Pedro Arantesrose

Sapiens: A Brief History of Humankind

What was the Sapiens’ secret of success? How did we manage to settle so rapidly in so many distant and ecologically different habitats? How did we push all other human species into oblivion? Why couldn’t even the strong, brainy, cold-proof Neanderthals survive our onslaught? The debate continues to rage. The most likely answer is the very thing that makes the debate possible: Homo sapiens conquered the world thanks above all to its unique language.
By Yuval Noah Harari. ASIN: B00ICN066A. Read more about the book here.

By Yuval Noah Harari. ASIN: B00ICN066A. Read more about the book here.



Chapter 1 - An Animal of No Significance

Animals much like modern humans (Yuval is going to refer as the genus Homo) first appeared about 2.5 million years ago, but they didn't stand out from other organisms. Prehistoric humans were insignificant animals compared with others, every specie had the same significance.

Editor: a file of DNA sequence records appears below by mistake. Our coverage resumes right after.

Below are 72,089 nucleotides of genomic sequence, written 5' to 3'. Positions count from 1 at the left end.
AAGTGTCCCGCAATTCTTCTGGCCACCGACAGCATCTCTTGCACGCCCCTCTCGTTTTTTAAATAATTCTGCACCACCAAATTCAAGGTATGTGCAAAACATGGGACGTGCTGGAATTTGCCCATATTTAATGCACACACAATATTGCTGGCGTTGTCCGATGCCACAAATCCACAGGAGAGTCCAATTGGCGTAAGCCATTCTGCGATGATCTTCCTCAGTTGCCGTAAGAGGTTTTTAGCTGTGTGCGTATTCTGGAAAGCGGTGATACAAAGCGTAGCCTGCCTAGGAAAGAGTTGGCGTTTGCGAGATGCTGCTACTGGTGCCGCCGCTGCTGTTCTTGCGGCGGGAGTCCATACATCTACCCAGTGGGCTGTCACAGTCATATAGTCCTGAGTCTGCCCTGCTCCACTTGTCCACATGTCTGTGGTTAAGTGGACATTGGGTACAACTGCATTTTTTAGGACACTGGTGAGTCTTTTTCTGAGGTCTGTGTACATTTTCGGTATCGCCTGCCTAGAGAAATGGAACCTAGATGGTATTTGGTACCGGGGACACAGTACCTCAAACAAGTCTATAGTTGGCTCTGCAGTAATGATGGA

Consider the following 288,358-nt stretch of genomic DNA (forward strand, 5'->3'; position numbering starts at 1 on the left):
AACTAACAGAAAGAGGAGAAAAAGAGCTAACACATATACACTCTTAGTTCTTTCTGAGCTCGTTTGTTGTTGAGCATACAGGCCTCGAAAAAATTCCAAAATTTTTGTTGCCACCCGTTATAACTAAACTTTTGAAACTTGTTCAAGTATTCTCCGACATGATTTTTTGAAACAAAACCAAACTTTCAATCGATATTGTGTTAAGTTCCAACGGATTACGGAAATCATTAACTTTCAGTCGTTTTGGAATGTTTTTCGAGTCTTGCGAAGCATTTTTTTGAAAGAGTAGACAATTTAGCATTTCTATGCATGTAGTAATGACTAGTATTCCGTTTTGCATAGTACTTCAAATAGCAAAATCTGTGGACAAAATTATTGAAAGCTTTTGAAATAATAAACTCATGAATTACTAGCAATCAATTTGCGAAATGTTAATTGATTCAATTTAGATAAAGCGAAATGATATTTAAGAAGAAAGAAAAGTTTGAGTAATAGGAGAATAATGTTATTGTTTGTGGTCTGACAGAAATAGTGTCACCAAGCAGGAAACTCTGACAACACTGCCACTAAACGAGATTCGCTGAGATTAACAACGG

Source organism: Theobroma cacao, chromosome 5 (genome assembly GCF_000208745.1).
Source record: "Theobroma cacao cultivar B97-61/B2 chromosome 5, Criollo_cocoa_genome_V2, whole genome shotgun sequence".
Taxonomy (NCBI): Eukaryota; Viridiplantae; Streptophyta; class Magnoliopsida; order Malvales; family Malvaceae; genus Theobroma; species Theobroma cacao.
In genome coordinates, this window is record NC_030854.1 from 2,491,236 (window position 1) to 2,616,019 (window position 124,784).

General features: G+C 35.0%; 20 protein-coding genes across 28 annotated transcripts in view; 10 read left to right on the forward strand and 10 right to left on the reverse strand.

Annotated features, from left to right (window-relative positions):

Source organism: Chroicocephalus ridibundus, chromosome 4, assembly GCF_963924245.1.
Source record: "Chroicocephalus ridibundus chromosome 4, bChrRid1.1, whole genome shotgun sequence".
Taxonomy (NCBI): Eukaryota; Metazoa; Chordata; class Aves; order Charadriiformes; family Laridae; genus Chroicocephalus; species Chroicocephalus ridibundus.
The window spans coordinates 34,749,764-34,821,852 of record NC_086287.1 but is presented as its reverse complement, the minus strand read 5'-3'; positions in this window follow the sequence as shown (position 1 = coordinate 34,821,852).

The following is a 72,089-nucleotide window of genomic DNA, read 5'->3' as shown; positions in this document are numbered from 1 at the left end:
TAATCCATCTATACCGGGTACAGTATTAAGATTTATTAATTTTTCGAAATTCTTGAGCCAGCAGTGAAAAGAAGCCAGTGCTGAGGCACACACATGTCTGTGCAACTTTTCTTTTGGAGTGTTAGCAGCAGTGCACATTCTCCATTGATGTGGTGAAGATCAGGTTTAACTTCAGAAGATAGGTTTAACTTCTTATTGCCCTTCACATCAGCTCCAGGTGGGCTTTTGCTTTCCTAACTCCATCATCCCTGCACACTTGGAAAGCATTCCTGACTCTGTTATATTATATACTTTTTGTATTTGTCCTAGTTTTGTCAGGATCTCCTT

Homo sapiens (denoted as Sapiens), our specie, divided the Earth with many others human species, like Homo rudolfensis, Homo erectus, and Homo neanderthalensis from about 2 million years ago until around 10,000 years ago.

The biggest difference between humans and other animals is the size of the brain. But the size of the brain has its evolutionary costs. It's not easy to carry around and consumes a lot of energy. Archaic humans paid this cost by spending more time in search of food and having their muscles atrophied. It wasn't a good strategy for survival in savannah.

Another difference is that we walk on two legs. The advantages is that was easier to scan the savannah for game or enemies, and arms was freed for other purposes, like throwing stones. The evolutionary pressure increased the concentration of nerves and finely tuned muscles in the palms and fingers.

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